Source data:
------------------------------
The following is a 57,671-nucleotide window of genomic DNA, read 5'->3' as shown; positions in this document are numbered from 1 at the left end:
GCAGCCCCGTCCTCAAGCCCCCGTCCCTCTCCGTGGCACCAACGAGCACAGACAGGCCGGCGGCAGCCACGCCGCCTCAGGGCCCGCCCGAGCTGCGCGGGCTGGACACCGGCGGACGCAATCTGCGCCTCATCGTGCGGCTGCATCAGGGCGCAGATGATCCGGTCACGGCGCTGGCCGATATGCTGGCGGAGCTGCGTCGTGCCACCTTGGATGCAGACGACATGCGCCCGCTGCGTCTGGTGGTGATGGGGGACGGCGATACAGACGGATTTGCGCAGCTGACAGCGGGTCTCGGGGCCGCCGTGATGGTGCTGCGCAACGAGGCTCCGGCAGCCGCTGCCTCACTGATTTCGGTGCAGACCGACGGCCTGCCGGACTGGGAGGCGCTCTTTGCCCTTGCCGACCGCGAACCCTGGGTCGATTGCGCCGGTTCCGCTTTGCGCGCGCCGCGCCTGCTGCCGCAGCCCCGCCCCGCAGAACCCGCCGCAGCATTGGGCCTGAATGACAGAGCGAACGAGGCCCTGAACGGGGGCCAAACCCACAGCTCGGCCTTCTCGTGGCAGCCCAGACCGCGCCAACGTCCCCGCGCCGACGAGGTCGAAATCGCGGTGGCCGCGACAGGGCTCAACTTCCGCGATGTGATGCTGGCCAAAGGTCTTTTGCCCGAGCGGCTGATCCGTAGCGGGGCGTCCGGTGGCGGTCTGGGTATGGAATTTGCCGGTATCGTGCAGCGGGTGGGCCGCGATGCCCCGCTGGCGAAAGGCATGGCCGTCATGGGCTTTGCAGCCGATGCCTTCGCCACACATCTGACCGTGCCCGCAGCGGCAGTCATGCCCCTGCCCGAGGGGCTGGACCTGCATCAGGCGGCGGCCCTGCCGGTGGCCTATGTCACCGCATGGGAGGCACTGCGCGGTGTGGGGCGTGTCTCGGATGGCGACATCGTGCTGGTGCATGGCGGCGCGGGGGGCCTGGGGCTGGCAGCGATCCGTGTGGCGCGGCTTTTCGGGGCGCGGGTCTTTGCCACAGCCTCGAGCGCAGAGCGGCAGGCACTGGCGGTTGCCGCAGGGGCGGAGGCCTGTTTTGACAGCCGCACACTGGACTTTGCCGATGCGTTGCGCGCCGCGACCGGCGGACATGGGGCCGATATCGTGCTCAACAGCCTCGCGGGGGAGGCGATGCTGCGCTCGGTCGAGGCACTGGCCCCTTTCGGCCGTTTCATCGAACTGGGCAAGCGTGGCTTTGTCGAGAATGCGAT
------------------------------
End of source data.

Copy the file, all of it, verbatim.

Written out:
The following is a 57,671-nucleotide window of genomic DNA, read 5'->3' as shown; positions in this document are numbered from 1 at the left end:
GCAGCCCCGTCCTCAAGCCCCCGTCCCTCTCCGTGGCACCAACGAGCACAGACAGGCCGGCGGCAGCCACGCCGCCTCAGGGCCCGCCCGAGCTGCGCGGGCTGGACACCGGCGGACGCAATCTGCGCCTCATCGTGCGGCTGCATCAGGGCGCAGATGATCCGGTCACGGCGCTGGCCGATATGCTGGCGGAGCTGCGTCGTGCCACCTTGGATGCAGACGACATGCGCCCGCTGCGTCTGGTGGTGATGGGGGACGGCGATACAGACGGATTTGCGCAGCTGACAGCGGGTCTCGGGGCCGCCGTGATGGTGCTGCGCAACGAGGCTCCGGCAGCCGCTGCCTCACTGATTTCGGTGCAGACCGACGGCCTGCCGGACTGGGAGGCGCTCTTTGCCCTTGCCGACCGCGAACCCTGGGTCGATTGCGCCGGTTCCGCTTTGCGCGCGCCGCGCCTGCTGCCGCAGCCCCGCCCCGCAGAACCCGCCGCAGCATTGGGCCTGAATGACAGAGCGAACGAGGCCCTGAACGGGGGCCAAACCCACAGCTCGGCCTTCTCGTGGCAGCCCAGACCGCGCCAACGTCCCCGCGCCGACGAGGTCGAAATCGCGGTGGCCGCGACAGGGCTCAACTTCCGCGATGTGATGCTGGCCAAAGGTCTTTTGCCCGAGCGGCTGATCCGTAGCGGGGCGTCCGGTGGCGGTCTGGGTATGGAATTTGCCGGTATCGTGCAGCGGGTGGGCCGCGATGCCCCGCTGGCGAAAGGCATGGCCGTCATGGGCTTTGCAGCCGATGCCTTCGCCACACATCTGACCGTGCCCGCAGCGGCAGTCATGCCCCTGCCCGAGGGGCTGGACCTGCATCAGGCGGCGGCCCTGCCGGTGGCCTATGTCACCGCATGGGAGGCACTGCGCGGTGTGGGGCGTGTCTCGGATGGCGACATCGTGCTGGTGCATGGCGGCGCGGGGGGCCTGGGGCTGGCAGCGATCCGTGTGGCGCGGCTTTTCGGGGCGCGGGTCTTTGCCACAGCCTCGAGCGCAGAGCGGCAGGCACTGGCGGTTGCCGCAGGGGCGGAGGCCTGTTTTGACAGCCGCACACTGGACTTTGCCGATGCGTTGCGCGCCGCGACCGGCGGACATGGGGCCGATATCGTGCTCAACAGCCTCGCGGGGGAGGCGATGCTGCGCTCGGTCGAGGCACTGGCCCCTTTCGGCCGTTTCATCGAACTGGGCAAGCGTGGCTTTGTCGAGAATGCGAT